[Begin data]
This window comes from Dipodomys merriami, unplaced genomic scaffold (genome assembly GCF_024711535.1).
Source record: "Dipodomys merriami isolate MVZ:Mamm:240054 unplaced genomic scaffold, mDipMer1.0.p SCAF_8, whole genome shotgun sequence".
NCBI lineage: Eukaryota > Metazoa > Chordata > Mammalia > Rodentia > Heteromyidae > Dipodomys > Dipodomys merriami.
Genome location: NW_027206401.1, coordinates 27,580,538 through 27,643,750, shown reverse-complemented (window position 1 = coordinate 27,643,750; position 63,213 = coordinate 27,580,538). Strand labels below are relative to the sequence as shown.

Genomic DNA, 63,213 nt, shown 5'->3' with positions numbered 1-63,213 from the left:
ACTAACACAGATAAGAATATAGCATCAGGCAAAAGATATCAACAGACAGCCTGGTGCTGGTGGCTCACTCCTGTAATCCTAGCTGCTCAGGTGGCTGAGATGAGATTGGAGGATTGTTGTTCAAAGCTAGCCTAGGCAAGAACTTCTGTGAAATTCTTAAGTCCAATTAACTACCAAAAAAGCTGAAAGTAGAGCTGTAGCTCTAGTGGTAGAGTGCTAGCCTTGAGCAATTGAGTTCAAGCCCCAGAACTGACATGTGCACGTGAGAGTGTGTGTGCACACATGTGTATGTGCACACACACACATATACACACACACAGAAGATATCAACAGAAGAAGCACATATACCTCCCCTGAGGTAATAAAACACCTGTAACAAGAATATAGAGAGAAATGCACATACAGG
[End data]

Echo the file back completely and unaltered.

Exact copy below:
This window comes from Dipodomys merriami, unplaced genomic scaffold (genome assembly GCF_024711535.1).
Source record: "Dipodomys merriami isolate MVZ:Mamm:240054 unplaced genomic scaffold, mDipMer1.0.p SCAF_8, whole genome shotgun sequence".
NCBI lineage: Eukaryota > Metazoa > Chordata > Mammalia > Rodentia > Heteromyidae > Dipodomys > Dipodomys merriami.
Genome location: NW_027206401.1, coordinates 27,580,538 through 27,643,750, shown reverse-complemented (window position 1 = coordinate 27,643,750; position 63,213 = coordinate 27,580,538). Strand labels below are relative to the sequence as shown.

Genomic DNA, 63,213 nt, shown 5'->3' with positions numbered 1-63,213 from the left:
ACTAACACAGATAAGAATATAGCATCAGGCAAAAGATATCAACAGACAGCCTGGTGCTGGTGGCTCACTCCTGTAATCCTAGCTGCTCAGGTGGCTGAGATGAGATTGGAGGATTGTTGTTCAAAGCTAGCCTAGGCAAGAACTTCTGTGAAATTCTTAAGTCCAATTAACTACCAAAAAAGCTGAAAGTAGAGCTGTAGCTCTAGTGGTAGAGTGCTAGCCTTGAGCAATTGAGTTCAAGCCCCAGAACTGACATGTGCACGTGAGAGTGTGTGTGCACACATGTGTATGTGCACACACACACATATACACACACACAGAAGATATCAACAGAAGAAGCACATATACCTCCCCTGAGGTAATAAAACACCTGTAACAAGAATATAGAGAGAAATGCACATACAGG